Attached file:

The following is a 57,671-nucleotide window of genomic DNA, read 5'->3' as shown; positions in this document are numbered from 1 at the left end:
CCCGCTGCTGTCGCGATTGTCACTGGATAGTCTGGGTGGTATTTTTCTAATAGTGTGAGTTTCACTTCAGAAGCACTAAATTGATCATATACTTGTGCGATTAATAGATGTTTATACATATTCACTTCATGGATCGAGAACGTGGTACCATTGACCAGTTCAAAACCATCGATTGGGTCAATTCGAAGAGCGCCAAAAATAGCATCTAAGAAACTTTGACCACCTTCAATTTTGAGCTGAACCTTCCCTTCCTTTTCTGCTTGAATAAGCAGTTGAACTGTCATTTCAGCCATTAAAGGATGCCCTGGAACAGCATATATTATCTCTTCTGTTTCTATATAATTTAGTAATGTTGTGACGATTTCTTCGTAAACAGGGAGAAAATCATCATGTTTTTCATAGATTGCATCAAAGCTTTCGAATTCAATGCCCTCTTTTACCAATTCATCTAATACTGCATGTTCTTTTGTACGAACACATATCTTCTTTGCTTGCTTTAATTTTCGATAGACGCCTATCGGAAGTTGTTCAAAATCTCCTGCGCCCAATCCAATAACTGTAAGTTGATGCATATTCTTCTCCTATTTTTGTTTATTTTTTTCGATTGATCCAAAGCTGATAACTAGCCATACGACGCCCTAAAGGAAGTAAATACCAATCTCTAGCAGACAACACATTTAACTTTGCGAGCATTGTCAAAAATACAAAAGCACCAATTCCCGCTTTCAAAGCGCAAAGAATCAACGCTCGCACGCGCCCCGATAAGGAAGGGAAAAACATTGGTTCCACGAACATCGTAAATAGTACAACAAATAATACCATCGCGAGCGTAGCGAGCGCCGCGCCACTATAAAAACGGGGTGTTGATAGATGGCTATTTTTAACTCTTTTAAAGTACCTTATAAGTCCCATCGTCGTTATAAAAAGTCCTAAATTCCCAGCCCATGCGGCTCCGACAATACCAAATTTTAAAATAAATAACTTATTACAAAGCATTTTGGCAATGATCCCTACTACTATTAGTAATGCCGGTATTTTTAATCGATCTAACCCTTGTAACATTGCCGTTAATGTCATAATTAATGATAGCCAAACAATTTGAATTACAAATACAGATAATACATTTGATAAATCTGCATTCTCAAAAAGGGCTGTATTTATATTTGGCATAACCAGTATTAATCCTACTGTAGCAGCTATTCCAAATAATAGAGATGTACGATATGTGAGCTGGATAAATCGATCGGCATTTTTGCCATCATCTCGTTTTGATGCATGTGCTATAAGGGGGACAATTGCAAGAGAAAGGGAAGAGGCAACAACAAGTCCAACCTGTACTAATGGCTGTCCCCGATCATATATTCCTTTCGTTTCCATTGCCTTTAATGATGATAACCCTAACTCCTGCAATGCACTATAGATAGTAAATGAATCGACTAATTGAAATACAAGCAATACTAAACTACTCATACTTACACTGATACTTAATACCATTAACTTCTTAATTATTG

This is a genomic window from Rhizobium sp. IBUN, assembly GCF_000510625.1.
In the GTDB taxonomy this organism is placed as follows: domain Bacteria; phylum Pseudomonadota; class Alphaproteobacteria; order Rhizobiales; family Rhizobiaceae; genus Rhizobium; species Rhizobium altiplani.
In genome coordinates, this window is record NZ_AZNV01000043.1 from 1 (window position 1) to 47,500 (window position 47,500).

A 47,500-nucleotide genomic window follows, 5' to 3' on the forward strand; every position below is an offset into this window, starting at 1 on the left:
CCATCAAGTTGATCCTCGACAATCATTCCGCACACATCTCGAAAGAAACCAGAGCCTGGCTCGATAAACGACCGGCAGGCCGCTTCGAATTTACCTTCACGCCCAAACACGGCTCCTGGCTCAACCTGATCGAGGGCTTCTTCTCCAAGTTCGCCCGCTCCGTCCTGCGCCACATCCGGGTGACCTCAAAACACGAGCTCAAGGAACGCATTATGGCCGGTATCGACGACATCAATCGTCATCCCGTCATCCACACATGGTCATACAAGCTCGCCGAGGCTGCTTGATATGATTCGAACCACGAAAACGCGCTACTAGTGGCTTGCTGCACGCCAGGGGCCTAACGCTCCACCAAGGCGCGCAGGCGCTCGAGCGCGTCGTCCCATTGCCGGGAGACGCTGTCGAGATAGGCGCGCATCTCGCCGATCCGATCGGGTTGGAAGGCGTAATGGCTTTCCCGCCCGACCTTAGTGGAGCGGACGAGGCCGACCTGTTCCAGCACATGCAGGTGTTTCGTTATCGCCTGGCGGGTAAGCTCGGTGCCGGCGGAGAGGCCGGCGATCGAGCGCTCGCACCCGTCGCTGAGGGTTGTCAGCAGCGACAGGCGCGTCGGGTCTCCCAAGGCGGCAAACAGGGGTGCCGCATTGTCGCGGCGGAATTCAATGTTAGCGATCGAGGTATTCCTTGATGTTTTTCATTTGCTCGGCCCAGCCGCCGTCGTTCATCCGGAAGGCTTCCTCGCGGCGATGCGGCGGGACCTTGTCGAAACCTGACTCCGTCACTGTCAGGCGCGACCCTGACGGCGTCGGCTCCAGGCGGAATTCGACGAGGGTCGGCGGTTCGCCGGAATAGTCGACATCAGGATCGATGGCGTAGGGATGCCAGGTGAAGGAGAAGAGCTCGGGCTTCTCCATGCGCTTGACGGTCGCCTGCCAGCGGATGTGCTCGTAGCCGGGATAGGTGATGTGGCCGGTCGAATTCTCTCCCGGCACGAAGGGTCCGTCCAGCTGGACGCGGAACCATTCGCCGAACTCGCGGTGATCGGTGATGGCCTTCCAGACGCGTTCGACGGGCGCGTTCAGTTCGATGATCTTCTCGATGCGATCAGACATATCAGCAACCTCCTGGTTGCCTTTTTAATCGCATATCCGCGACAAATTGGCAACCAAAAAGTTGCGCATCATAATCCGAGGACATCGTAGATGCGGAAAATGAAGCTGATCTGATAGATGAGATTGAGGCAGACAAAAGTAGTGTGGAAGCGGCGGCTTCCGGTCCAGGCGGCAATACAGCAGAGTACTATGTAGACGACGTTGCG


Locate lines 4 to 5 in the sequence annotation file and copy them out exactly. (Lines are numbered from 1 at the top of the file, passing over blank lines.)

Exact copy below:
In the GTDB taxonomy this organism is placed as follows: domain Bacteria; phylum Pseudomonadota; class Alphaproteobacteria; order Rhizobiales; family Rhizobiaceae; genus Rhizobium; species Rhizobium altiplani.
In genome coordinates, this window is record NZ_AZNV01000043.1 from 1 (window position 1) to 47,500 (window position 47,500).